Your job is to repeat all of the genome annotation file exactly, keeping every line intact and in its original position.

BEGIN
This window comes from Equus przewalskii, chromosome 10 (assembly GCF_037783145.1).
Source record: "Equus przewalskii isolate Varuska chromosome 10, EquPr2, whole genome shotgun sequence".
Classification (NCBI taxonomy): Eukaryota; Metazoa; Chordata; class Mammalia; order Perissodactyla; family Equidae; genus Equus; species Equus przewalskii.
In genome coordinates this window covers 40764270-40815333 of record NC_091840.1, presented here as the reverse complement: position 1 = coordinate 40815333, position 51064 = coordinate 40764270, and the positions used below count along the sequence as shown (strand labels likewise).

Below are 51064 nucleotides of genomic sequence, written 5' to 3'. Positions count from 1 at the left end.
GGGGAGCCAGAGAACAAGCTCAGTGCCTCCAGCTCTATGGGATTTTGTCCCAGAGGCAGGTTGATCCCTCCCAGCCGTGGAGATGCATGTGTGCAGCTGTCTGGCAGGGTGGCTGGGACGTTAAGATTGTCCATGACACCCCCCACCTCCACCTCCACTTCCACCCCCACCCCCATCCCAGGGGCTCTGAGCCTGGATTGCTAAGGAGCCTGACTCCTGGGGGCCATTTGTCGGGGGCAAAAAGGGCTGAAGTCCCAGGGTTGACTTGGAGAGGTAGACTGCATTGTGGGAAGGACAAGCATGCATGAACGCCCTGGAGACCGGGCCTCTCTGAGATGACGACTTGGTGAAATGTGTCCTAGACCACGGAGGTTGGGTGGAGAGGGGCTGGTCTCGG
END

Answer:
This window comes from Equus przewalskii, chromosome 10 (assembly GCF_037783145.1).
Source record: "Equus przewalskii isolate Varuska chromosome 10, EquPr2, whole genome shotgun sequence".
Classification (NCBI taxonomy): Eukaryota; Metazoa; Chordata; class Mammalia; order Perissodactyla; family Equidae; genus Equus; species Equus przewalskii.
In genome coordinates this window covers 40764270-40815333 of record NC_091840.1, presented here as the reverse complement: position 1 = coordinate 40815333, position 51064 = coordinate 40764270, and the positions used below count along the sequence as shown (strand labels likewise).

Below are 51064 nucleotides of genomic sequence, written 5' to 3'. Positions count from 1 at the left end.
GGGGAGCCAGAGAACAAGCTCAGTGCCTCCAGCTCTATGGGATTTTGTCCCAGAGGCAGGTTGATCCCTCCCAGCCGTGGAGATGCATGTGTGCAGCTGTCTGGCAGGGTGGCTGGGACGTTAAGATTGTCCATGACACCCCCCACCTCCACCTCCACTTCCACCCCCACCCCCATCCCAGGGGCTCTGAGCCTGGATTGCTAAGGAGCCTGACTCCTGGGGGCCATTTGTCGGGGGCAAAAAGGGCTGAAGTCCCAGGGTTGACTTGGAGAGGTAGACTGCATTGTGGGAAGGACAAGCATGCATGAACGCCCTGGAGACCGGGCCTCTCTGAGATGACGACTTGGTGAAATGTGTCCTAGACCACGGAGGTTGGGTGGAGAGGGGCTGGTCTCGG